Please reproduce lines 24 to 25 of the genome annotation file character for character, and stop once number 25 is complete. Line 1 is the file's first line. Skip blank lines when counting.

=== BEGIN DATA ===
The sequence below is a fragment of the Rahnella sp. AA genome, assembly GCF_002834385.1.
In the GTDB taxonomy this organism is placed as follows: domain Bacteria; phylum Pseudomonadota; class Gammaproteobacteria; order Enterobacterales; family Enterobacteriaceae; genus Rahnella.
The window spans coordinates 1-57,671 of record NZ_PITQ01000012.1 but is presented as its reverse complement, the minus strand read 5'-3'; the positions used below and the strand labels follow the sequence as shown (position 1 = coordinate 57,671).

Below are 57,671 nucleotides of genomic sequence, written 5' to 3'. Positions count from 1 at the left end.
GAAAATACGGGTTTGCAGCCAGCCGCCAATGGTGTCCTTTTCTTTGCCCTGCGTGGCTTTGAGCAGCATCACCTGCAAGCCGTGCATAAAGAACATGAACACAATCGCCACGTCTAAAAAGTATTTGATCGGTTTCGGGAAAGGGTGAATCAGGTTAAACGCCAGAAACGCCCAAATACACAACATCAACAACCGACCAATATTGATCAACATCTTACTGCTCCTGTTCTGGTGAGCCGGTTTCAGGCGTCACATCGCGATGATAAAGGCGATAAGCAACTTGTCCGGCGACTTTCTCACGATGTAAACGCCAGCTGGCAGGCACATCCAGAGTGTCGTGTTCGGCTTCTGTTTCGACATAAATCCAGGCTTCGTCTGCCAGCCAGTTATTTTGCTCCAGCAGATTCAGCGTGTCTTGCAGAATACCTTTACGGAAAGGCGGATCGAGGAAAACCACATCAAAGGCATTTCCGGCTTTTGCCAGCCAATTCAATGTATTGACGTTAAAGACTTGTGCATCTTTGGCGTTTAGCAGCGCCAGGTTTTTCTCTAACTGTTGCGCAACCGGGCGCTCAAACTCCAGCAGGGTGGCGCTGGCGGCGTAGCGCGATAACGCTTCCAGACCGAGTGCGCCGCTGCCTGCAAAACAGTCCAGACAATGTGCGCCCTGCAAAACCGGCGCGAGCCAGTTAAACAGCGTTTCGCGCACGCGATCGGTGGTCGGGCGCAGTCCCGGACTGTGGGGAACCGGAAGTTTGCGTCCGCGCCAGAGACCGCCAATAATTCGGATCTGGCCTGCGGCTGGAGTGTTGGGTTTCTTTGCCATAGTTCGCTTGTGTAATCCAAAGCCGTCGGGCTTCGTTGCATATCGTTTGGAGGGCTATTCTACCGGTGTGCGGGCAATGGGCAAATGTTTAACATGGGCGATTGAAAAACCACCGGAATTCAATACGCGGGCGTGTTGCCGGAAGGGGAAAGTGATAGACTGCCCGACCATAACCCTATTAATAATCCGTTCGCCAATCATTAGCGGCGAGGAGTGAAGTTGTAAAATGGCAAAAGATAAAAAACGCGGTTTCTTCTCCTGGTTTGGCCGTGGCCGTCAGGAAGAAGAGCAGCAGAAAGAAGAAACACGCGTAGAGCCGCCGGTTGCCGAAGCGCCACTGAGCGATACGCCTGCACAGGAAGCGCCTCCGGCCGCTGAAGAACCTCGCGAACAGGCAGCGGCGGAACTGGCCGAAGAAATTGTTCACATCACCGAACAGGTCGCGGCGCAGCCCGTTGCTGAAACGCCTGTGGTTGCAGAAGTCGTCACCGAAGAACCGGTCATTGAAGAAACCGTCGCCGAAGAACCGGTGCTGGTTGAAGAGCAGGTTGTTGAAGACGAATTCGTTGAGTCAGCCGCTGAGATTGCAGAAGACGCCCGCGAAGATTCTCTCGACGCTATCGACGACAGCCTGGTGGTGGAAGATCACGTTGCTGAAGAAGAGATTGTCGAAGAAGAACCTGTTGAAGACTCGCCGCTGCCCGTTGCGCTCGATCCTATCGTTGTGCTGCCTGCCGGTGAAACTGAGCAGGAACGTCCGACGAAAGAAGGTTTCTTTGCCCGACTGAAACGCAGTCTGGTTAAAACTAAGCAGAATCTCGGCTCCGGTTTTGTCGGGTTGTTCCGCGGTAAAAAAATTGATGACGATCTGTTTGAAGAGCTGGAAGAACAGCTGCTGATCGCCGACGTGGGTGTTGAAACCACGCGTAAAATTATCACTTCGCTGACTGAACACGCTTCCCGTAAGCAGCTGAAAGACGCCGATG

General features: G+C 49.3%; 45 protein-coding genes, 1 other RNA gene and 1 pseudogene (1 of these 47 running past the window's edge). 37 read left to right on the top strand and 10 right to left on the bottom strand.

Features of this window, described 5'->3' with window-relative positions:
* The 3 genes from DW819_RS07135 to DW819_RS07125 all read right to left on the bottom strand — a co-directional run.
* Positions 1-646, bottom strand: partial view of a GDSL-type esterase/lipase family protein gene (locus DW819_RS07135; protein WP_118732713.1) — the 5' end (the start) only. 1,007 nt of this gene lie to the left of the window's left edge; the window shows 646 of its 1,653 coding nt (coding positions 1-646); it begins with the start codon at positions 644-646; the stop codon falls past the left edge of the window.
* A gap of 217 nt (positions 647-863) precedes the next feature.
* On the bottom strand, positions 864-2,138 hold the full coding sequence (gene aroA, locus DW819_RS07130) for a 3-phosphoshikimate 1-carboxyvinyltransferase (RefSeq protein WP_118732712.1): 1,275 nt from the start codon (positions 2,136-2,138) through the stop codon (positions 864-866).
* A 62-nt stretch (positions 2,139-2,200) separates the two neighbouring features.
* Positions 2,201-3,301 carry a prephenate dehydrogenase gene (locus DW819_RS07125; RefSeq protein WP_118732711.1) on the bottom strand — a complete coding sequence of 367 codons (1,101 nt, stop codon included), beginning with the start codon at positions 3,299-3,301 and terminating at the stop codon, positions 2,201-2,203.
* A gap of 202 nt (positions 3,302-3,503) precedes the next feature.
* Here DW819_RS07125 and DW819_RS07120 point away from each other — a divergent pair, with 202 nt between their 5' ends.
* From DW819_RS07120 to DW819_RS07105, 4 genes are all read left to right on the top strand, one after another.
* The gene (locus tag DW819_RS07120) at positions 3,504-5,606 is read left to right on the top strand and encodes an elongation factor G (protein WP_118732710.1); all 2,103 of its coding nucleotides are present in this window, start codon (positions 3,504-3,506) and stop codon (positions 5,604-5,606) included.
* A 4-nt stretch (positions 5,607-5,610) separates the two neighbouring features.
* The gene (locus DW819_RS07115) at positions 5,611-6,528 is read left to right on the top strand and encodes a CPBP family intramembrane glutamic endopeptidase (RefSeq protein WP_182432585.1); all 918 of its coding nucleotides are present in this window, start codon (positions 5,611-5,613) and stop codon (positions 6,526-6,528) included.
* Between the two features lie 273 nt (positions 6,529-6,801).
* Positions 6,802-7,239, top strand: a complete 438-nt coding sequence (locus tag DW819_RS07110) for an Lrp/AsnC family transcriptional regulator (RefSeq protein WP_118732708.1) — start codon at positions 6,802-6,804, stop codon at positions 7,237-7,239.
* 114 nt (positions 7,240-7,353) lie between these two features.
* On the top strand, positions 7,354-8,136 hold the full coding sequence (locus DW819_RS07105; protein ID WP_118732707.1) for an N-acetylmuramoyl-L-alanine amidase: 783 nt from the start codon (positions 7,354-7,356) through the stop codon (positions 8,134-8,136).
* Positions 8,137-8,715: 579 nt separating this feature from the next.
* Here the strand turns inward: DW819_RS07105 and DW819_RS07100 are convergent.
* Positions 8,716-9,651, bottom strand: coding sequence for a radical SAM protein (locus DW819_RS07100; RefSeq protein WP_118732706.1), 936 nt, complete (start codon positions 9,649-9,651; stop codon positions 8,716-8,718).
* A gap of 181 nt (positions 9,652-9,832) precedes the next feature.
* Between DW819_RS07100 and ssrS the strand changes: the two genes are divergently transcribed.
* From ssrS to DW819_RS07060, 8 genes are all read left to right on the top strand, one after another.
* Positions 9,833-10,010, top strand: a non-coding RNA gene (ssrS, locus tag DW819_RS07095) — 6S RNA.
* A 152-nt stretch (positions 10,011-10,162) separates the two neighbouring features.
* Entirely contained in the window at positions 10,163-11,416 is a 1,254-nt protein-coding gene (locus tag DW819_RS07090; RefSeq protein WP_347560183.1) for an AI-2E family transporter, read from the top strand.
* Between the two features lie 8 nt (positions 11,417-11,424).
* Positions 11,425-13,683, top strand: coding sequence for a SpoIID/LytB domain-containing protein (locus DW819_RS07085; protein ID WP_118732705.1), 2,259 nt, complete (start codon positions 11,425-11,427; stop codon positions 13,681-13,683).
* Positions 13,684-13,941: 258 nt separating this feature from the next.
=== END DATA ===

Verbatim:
* Positions 8,137-8,715: 579 nt separating this feature from the next.
* Here the strand turns inward: DW819_RS07105 and DW819_RS07100 are convergent.